Inflation

Below are two charts from the Federal Reserve Bank of St. Louis. The first shows the US Consumer Price Index for all urban consumers from 1913 through March. The second shows the same data from 1990. The U.S. has generally had a positive inflation level as measured by the government’s statistics. After the most severe bout of deflation since the 1930s, inflation is rising again. For the U.S. post-1913, inflation is the norm.

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US CPI 2011 March

US CPI 2011 March 2

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For comparison’s sake, the graph for the period from 1913 to 1934 is presented below.

US CPI Great Depression

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3 Comments
  1. asaxena says

    Percent change YoY might be more illustrative

  2. asaxena says

    Percent change YoY might be more illustrative

  3. Anonymous says

    Thanks Ed. Do you think this is a problem for our society? Many say this is the Fed’s fault and is not good. I am really not sure. What is your professional opinion?

    1. Edward Harrison says

      @hutrade:disqus in my view, the Fed isn’t wasn’t the cause of inflation here. If you look at the inflation line you can see the inflation deflation offsets were operating pretty much for the entire pre-war period of the gold standard. The 1913 price index starts at 10, balloons to over twenty before collapsing in the Great Depression to about 123 or 14. So in the entire pre-war period there was some inflation to be sure, but most of it was cancelled by deflation during recessions and the Great Depression.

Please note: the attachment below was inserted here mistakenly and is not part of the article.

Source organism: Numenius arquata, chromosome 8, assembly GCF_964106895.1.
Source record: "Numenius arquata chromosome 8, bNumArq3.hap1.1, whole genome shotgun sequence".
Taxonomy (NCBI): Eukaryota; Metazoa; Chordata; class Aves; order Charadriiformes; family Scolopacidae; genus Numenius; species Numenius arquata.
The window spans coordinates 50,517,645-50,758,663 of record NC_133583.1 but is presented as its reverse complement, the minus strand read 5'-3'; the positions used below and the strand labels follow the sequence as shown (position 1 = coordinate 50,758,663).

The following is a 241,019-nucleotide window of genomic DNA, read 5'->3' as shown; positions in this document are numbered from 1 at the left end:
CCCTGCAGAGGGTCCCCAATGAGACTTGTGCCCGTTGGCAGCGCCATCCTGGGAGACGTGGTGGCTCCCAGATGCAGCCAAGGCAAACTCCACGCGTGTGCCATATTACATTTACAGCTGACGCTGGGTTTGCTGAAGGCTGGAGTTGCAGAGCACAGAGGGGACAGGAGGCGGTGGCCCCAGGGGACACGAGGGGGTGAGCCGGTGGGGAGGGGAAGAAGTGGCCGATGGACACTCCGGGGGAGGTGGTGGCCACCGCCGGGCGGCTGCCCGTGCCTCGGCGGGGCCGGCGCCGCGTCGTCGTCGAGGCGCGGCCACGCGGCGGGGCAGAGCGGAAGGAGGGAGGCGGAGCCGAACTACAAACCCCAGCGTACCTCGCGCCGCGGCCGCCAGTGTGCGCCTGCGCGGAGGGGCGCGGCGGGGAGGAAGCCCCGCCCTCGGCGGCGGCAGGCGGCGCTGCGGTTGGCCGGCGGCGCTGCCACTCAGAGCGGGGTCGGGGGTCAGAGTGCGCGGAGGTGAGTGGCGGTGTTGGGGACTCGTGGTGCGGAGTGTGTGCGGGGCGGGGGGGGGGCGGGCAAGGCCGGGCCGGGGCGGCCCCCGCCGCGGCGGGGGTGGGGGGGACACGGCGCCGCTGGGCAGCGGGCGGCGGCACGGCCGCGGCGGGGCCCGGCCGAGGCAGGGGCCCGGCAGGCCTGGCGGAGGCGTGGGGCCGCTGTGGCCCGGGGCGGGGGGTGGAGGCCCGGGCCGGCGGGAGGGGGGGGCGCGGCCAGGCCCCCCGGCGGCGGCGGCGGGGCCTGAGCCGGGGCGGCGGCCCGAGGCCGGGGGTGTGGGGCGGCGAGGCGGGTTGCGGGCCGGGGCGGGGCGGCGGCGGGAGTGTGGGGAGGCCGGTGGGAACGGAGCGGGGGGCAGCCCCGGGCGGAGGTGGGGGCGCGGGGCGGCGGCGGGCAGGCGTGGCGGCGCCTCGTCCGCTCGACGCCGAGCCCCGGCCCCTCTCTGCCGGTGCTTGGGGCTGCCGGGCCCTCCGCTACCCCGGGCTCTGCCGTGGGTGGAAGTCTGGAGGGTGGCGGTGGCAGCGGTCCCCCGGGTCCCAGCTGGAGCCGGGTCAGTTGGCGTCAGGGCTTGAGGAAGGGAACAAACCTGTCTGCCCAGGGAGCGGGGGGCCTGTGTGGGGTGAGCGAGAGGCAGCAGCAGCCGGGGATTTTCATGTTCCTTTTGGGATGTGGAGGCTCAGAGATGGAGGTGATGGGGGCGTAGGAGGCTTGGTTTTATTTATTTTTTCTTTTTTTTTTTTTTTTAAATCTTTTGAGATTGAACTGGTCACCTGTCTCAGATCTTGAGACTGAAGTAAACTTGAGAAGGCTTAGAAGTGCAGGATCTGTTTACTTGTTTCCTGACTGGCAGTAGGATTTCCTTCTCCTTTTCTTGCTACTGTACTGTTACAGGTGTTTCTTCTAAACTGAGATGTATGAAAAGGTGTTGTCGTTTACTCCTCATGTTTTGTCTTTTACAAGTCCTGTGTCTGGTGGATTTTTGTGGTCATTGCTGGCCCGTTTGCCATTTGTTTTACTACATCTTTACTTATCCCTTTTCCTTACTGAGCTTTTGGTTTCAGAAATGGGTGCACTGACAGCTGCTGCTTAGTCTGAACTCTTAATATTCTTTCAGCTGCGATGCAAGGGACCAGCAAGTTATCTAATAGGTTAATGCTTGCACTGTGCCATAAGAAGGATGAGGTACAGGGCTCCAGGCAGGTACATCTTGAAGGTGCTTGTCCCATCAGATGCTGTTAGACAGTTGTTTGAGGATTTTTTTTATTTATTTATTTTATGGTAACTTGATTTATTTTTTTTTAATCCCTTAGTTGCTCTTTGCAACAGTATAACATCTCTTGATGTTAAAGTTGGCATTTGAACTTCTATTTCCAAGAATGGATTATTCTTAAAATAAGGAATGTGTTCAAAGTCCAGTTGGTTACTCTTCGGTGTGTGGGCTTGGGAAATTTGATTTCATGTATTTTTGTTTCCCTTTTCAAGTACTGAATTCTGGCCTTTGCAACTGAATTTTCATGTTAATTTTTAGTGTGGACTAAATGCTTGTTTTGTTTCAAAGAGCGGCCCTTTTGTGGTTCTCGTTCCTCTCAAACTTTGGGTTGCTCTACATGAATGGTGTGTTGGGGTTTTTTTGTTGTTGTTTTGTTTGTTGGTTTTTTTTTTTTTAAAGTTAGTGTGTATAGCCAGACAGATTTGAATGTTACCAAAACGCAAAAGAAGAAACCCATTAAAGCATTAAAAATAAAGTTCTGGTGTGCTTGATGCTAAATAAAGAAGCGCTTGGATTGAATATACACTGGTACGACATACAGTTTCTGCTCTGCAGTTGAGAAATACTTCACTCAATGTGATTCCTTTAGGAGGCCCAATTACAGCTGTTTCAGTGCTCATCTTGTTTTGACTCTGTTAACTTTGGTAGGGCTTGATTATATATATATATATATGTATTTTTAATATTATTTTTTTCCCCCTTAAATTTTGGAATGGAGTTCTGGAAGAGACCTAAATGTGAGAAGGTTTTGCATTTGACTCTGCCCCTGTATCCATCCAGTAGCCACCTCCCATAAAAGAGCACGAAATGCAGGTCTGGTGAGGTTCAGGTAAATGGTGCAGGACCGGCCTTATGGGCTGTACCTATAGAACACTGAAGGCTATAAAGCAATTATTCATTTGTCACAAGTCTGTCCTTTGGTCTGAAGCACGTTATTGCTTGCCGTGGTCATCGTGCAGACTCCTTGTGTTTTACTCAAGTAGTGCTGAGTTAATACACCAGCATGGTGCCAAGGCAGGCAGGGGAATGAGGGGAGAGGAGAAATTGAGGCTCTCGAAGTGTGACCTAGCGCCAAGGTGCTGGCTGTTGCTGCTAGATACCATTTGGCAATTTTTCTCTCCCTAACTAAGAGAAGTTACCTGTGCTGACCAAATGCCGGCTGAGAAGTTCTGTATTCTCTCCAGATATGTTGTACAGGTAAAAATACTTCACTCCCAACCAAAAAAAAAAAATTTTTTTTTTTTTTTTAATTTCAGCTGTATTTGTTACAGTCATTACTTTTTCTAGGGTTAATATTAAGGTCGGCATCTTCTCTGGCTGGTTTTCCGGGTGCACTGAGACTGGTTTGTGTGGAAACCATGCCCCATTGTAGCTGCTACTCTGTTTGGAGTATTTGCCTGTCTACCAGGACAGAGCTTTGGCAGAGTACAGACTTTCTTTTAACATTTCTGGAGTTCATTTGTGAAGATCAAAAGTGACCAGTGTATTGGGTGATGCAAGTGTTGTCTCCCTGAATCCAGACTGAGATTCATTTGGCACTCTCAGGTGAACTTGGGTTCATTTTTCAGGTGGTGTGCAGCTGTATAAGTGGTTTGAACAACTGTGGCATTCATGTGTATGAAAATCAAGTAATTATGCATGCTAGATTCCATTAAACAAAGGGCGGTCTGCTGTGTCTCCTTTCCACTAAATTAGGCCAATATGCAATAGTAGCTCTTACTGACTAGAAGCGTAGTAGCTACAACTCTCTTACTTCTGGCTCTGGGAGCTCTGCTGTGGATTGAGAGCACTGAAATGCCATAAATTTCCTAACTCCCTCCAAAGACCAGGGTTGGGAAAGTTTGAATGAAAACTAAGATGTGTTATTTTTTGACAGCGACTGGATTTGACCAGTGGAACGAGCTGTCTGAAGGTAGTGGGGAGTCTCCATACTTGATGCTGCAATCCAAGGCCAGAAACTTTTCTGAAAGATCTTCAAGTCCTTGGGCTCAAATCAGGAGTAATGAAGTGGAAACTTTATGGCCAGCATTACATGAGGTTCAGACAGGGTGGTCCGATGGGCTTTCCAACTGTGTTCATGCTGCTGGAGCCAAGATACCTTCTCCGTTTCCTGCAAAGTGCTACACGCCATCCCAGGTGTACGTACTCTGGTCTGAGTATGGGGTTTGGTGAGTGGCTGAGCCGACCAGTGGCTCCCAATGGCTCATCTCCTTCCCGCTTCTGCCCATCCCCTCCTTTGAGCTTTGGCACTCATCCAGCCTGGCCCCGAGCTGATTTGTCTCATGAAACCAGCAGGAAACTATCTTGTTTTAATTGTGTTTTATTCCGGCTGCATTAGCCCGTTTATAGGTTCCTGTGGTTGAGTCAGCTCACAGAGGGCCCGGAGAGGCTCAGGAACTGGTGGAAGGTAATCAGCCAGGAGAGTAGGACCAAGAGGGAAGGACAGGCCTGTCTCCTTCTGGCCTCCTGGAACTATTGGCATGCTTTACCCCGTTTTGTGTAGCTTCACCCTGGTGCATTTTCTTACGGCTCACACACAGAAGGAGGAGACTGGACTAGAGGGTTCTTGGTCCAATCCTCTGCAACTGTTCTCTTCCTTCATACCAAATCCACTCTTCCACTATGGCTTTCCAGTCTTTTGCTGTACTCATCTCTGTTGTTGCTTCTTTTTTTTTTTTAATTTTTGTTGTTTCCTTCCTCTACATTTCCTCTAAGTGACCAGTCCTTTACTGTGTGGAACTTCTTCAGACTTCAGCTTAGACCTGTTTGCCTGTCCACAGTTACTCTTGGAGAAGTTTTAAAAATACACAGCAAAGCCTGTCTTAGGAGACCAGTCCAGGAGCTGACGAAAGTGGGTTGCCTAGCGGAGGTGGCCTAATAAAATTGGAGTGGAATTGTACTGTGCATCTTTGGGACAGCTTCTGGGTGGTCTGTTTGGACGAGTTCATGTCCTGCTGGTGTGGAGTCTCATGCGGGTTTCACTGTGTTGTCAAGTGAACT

Starting in 1941 with the wartime stimulus the line kinks higher. I think this much to do with the wartime stimulus. The recession of 1948-49 was brutal – huge increase in unemployment and deflation to boot. This was followed by the dollar’s role at the center of the Bretton Woods standard where the line resumed it’s normal path. After the guns and butter policy in the 1960s and when the dollar’s tether to gold was relinquished, the line kinks higher yet again.

      To me, this speaks to fiscal policy and overheating more than anything else. What I am seeing is inflation driven by fiscal policy more than monetary policy,

  4. Anonymous says

    Thanks Ed. Do you think this is a problem for our society? Many say this is the Fed’s fault and is not good. I am really not sure. What is your professional opinion?

    1. Edward Harrison says

      @hutrade:disqus in my view, the Fed isn’t wasn’t the cause of inflation here. If you look at the inflation line you can see the inflation deflation offsets were operating pretty much for the entire pre-war period of the gold standard. The 1913 price index starts at 10, balloons to over twenty before collapsing in the Great Depression to about 123 or 14. So in the entire pre-war period there was some inflation to be sure, but most of it was cancelled by deflation during recessions and the Great Depression.

      Starting in 1941 with the wartime stimulus the line kinks higher. I think this much to do with the wartime stimulus. The recession of 1948-49 was brutal – huge increase in unemployment and deflation to boot. This was followed by the dollar’s role at the center of the Bretton Woods standard where the line resumed it’s normal path. After the guns and butter policy in the 1960s and when the dollar’s tether to gold was relinquished, the line kinks higher yet again.

      To me, this speaks to fiscal policy and overheating more than anything else. What I am seeing is inflation driven by fiscal policy more than monetary policy,

Comments are closed.

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